Dream 2 hwæt (Grein): MS reads "hæt".

Dream 4 syllicre: probably an absolute use of the comparative—translate "very wondrous".

Dream 9 engel dryhtnes: a reference to Christ, who was in common medieval interpretation the "magni consilii angelus" (angel of great counsel) of Isaiah 9:6 and the introit to the Christmas Day mass which uses that verse (see McGillivray, "Dream of the Rood 9–12 and the Christmas Liturgy," Notes and Queries 250 [2005]: 1–2).

Dream 9–10 ealle fægere þurh forðgesceaft: "all those fair through their creation", presumably the heavenly hosts.

Dream 17 wealdendes (Dietrich): MS reads "wealdes", which is defended and retained by Swanton since it "might mean either 'forest' . . . or 'power', either of which would be poetically meaningful", although this results in a three-syllable line. Grein and Wüulker both print "wealdes".

Dream 19 earmra ærgewin: "(the evidence of) the previous combat of the miserable ones", that is, the attacks of Christ's enemies at the crucifixion, including particularly here the piercing of his side by the Roman soldier (alluded to in line 20).

Dream 20 sorgum (Grein): MS reads "surgum".

Dream 59 sorgum (Grein): not in MS, but stands in the corresponding verse of the Ruthwell cross lines. See also line 20.

Dream 70 greotende (Grein): MS reads "reotende". Swanton argues for "restoration of the synonym hreotende (as by Bouterwek)" but I have so far been unable to locate evidence of the existence of such a synonym.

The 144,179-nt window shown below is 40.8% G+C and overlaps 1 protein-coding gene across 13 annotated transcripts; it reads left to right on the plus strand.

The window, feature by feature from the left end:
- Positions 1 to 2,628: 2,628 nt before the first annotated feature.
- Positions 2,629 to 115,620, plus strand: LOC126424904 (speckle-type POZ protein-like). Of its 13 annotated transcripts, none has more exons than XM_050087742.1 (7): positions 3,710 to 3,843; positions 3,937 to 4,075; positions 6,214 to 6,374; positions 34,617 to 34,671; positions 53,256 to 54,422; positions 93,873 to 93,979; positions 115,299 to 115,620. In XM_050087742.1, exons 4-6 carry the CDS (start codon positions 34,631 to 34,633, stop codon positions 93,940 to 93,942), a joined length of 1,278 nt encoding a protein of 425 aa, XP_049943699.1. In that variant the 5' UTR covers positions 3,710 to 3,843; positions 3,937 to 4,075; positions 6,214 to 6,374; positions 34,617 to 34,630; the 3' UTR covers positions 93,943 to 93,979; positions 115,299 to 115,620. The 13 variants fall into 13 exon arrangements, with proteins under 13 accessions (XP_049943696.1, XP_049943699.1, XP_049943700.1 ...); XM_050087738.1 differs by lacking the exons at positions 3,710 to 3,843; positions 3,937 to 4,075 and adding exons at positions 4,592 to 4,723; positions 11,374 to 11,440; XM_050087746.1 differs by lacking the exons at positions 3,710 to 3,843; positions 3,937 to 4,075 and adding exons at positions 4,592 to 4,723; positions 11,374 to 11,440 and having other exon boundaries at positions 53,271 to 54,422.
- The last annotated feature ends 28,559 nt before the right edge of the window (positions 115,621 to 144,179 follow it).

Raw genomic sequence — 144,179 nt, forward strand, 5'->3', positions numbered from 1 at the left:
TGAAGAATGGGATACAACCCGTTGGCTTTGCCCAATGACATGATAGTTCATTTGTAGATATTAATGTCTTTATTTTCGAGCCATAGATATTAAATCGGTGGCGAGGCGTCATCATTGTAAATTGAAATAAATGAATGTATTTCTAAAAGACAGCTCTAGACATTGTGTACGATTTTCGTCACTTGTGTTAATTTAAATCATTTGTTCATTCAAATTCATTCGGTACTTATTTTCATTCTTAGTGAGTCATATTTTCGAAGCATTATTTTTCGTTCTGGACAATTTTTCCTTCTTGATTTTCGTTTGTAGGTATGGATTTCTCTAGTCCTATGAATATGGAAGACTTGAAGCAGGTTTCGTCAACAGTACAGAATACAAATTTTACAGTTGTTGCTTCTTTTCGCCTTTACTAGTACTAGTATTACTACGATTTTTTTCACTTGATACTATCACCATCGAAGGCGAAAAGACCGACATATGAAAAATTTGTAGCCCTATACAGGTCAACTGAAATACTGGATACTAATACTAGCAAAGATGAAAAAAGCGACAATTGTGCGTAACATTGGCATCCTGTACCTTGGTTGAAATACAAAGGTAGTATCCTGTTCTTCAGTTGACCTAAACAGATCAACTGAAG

Dream 71 stefn (Kluge): not in MS.

Dream 75–76 dryhtnes . . . freondas: a reference to the discovery of the True Cross by St. Helena, mother of Constantine the Great.

Dream 76: A half-line is apparently missing at this point.

Dream 77 gyredon me: Krapp, following Grein, adds "ond" at the beginning of this line for metrical reasons.

Dream 91 holtwudu (Kemble): MS reads "holmwudu", but no satisfactory explanation of this has been arrived at by critics (the first element should mean "water, ocean; island", or, Swanton proposes, "hill").

Dream 117 anforht (Grein, Germania 10 [1865]: 425): MS reads "unforht", no doubt by memorial contamination from line 110. Swanton would retain "unforht" here, understanding "un-" as an intensifying prefix, which it certainly can be for words with negative connotation. But the "[w]ord-play" he suggests could surely not have involved the poet's expectation that a reading or hearing audience should develop for this one occasion an innovative understanding ("badly frightened") of what was apparently quite a common word meaning "resolute, brave".

Dream 127 ic: added above interlinearly.

Dream 142 me (Bouterwek): MS reads "he", which is just possible and retained by Swanton following Grein ("me" then having to be understood); more likely this line should parallel 139a.

Dream 150 on þam siðfate: i.e. the Harrowing of Hell. "Those who suffered burning there" are the Old Testament patriarchs and matriarchs.